Lisa Kleypas on Tormented HeroinesDabney Grinnan2017-06-23T08:29:04-04:00
Quickie with Lisa Kleypas
(September 15, 1997)
Connie Flynn’s Quickie on Tormented Heroines
In Issue #33 of Laurie’s News & Views, I wrote of tormented heroines – of Princess Diana and of Lily, the heroine from Lisa Kleypas’ Then Came You. Lisa, who is a longtime reader of the column, wrote in about both.
Here is what she had to say:
I loved the column on tormented heroines. For some reason the tragic death of Princess Diana has affected me more than I would have expected, and I think you did a beautiful job of exploring why this is true for me and many other women. It is so easy to become deeply involved in the story of a tormented heroine, whether real or fictional, and we all learn from watching her struggle. It breaks my heart each time I realized anew that Diana will never achieve the happy ending I think she deserved.In regard to romance heroines, I love a novel in which a woman not only battles great obstacles and terrible odds, but also has to deal with her own inner wounds inflicted by past events. As a writer, I would say that it’s relatively easy to create a tormented character, male or female. The real problem or trick is to balance the relationship with a partner of equal or greater strength. In my novel Then Came You, the tormented heroine Lily, was a mother whose child had been kidnapped. Her quest to recover her daughter resulted in emotional problems, debt, and occasional physical danger. Lily was such a powerful character with overwhelming needs that I knew her partner would have to be something along the lines of a beta male disguised as an alpha. I tried to write Alex, her mate, as a man who seems to be powerful and very domineering. However, as soon as Lily takes the first small steps toward trusting him, Alex’s apparent arrogance and domination are stripped away to reveal a man who is utterly tender and protective. I think he came across as a strong character in his own right, but it took a great deal of care and consideration to make certain that Lily didn’t throw the whole story off balance.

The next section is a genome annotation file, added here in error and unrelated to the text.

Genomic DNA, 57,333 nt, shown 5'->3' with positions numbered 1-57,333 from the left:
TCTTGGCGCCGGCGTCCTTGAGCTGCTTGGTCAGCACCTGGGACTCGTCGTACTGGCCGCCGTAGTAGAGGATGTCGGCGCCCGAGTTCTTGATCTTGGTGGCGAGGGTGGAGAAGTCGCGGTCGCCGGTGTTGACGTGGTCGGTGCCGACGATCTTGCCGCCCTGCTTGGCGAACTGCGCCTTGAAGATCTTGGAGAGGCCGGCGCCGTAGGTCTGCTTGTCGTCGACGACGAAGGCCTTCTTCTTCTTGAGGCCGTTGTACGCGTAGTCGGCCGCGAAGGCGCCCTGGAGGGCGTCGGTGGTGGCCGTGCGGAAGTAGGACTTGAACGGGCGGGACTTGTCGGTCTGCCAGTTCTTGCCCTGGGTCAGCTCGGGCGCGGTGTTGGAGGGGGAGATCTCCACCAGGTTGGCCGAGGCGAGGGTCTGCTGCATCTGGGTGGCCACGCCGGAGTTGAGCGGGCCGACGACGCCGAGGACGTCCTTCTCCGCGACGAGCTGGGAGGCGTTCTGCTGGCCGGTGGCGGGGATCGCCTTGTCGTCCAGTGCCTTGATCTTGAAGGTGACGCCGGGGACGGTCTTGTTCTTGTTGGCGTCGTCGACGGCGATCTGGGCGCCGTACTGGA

It is really difficult to find the right chemistry between two characters, especially if the woman is the tortured half of the couple. The risk for a writer in trying this kind of story is that many readers tend to think a hero is less “manly” if all he does is run around and take care of the heroine’s problems. (Of course, if one encounters a man like this in real life, one should marry him as quickly as possible!)